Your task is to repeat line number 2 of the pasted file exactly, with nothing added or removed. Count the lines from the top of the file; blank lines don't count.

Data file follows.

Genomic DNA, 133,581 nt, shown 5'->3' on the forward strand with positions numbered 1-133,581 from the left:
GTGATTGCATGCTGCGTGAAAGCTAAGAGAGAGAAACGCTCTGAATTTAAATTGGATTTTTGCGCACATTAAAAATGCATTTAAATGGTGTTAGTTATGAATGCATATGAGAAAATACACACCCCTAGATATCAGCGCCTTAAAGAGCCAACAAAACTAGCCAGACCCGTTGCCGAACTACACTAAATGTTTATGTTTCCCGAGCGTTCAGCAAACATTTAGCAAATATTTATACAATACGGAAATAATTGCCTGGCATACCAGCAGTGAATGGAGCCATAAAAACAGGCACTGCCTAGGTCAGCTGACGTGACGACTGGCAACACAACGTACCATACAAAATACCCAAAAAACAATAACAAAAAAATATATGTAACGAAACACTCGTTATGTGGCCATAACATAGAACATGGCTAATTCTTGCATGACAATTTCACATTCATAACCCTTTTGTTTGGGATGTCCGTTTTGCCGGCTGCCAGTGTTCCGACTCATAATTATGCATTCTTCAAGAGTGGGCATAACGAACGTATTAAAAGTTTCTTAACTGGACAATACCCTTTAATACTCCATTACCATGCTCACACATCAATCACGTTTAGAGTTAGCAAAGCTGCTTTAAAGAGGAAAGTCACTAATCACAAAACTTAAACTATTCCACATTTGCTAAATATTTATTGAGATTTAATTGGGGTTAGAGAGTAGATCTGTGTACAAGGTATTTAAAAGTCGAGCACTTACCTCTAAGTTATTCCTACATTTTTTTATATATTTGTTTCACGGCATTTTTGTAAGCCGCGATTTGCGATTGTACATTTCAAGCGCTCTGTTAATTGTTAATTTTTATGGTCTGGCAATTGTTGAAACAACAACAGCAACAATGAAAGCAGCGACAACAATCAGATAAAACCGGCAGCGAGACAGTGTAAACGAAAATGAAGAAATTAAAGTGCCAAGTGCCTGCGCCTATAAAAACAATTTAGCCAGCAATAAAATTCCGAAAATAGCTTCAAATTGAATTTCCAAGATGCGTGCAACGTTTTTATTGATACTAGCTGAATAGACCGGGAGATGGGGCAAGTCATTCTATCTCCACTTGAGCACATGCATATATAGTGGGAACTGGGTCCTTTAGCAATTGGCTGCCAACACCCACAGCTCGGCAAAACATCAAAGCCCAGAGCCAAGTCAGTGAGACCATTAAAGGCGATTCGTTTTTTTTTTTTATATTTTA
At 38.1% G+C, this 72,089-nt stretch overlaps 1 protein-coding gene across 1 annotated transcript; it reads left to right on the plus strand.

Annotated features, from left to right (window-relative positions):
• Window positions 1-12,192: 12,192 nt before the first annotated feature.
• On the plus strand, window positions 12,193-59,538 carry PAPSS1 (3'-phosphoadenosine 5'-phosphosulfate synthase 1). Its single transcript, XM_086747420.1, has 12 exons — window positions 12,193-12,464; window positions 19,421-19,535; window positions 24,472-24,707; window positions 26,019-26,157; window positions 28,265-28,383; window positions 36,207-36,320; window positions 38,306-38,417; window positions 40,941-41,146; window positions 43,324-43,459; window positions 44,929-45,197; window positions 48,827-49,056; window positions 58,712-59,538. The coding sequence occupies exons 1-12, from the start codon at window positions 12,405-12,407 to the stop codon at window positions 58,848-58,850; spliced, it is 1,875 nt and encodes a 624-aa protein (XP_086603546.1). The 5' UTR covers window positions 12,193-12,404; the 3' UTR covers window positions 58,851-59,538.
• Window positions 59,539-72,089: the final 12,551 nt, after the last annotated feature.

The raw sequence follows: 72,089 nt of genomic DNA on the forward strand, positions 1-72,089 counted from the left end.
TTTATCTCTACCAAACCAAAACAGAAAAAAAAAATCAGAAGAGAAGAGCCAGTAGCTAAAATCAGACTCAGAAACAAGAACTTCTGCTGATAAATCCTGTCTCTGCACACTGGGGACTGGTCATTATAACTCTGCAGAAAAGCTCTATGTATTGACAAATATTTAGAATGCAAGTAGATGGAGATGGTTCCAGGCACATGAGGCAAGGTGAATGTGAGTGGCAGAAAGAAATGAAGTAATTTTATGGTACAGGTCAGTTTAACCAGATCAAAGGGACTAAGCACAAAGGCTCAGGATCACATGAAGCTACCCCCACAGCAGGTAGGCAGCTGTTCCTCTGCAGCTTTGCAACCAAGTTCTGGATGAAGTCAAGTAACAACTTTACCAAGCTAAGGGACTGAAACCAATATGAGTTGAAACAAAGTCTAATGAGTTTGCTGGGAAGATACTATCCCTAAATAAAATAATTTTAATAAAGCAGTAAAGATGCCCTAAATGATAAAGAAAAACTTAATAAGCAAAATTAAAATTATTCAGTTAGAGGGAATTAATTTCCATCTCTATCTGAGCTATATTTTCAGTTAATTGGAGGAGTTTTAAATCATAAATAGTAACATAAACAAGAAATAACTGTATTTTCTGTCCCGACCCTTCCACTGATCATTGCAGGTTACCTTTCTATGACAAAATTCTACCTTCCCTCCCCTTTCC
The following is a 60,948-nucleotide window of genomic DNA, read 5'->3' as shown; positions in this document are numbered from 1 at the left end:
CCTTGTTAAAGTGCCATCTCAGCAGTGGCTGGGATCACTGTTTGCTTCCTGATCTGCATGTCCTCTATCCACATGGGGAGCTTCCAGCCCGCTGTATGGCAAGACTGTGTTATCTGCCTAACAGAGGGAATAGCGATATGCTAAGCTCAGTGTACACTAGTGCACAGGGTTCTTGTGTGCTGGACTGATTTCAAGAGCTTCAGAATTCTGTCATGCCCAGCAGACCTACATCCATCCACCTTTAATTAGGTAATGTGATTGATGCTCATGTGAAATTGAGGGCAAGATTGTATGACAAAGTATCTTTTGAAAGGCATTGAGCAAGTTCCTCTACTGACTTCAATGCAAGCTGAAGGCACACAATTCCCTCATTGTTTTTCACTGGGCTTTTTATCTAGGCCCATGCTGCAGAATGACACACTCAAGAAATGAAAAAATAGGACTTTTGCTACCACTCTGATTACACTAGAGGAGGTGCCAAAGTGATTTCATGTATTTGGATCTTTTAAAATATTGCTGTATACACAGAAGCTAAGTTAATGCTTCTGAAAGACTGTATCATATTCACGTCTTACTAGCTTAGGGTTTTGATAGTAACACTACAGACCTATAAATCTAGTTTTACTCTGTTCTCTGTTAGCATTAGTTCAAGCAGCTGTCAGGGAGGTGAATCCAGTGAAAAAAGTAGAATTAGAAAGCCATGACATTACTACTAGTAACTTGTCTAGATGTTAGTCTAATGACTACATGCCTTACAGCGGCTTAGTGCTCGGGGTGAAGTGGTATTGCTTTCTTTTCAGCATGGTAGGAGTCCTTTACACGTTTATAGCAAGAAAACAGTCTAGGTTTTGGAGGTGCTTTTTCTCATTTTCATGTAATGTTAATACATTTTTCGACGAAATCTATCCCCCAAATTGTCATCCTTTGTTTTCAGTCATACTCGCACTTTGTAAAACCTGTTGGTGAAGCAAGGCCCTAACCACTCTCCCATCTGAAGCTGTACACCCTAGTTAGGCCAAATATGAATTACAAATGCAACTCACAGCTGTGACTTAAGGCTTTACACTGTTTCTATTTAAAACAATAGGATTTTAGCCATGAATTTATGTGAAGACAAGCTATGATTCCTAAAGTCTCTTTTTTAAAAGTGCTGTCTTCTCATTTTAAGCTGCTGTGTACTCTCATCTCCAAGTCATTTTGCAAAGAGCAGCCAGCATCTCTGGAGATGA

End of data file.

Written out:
GTGATTGCATGCTGCGTGAAAGCTAAGAGAGAGAAACGCTCTGAATTTAAATTGGATTTTTGCGCACATTAAAAATGCATTTAAATGGTGTTAGTTATGAATGCATATGAGAAAATACACACCCCTAGATATCAGCGCCTTAAAGAGCCAACAAAACTAGCCAGACCCGTTGCCGAACTACACTAAATGTTTATGTTTCCCGAGCGTTCAGCAAACATTTAGCAAATATTTATACAATACGGAAATAATTGCCTGGCATACCAGCAGTGAATGGAGCCATAAAAACAGGCACTGCCTAGGTCAGCTGACGTGACGACTGGCAACACAACGTACCATACAAAATACCCAAAAAACAATAACAAAAAAATATATGTAACGAAACACTCGTTATGTGGCCATAACATAGAACATGGCTAATTCTTGCATGACAATTTCACATTCATAACCCTTTTGTTTGGGATGTCCGTTTTGCCGGCTGCCAGTGTTCCGACTCATAATTATGCATTCTTCAAGAGTGGGCATAACGAACGTATTAAAAGTTTCTTAACTGGACAATACCCTTTAATACTCCATTACCATGCTCACACATCAATCACGTTTAGAGTTAGCAAAGCTGCTTTAAAGAGGAAAGTCACTAATCACAAAACTTAAACTATTCCACATTTGCTAAATATTTATTGAGATTTAATTGGGGTTAGAGAGTAGATCTGTGTACAAGGTATTTAAAAGTCGAGCACTTACCTCTAAGTTATTCCTACATTTTTTTATATATTTGTTTCACGGCATTTTTGTAAGCCGCGATTTGCGATTGTACATTTCAAGCGCTCTGTTAATTGTTAATTTTTATGGTCTGGCAATTGTTGAAACAACAACAGCAACAATGAAAGCAGCGACAACAATCAGATAAAACCGGCAGCGAGACAGTGTAAACGAAAATGAAGAAATTAAAGTGCCAAGTGCCTGCGCCTATAAAAACAATTTAGCCAGCAATAAAATTCCGAAAATAGCTTCAAATTGAATTTCCAAGATGCGTGCAACGTTTTTATTGATACTAGCTGAATAGACCGGGAGATGGGGCAAGTCATTCTATCTCCACTTGAGCACATGCATATATAGTGGGAACTGGGTCCTTTAGCAATTGGCTGCCAACACCCACAGCTCGGCAAAACATCAAAGCCCAGAGCCAAGTCAGTGAGACCATTAAAGGCGATTCGTTTTTTTTTTTTATATTTTA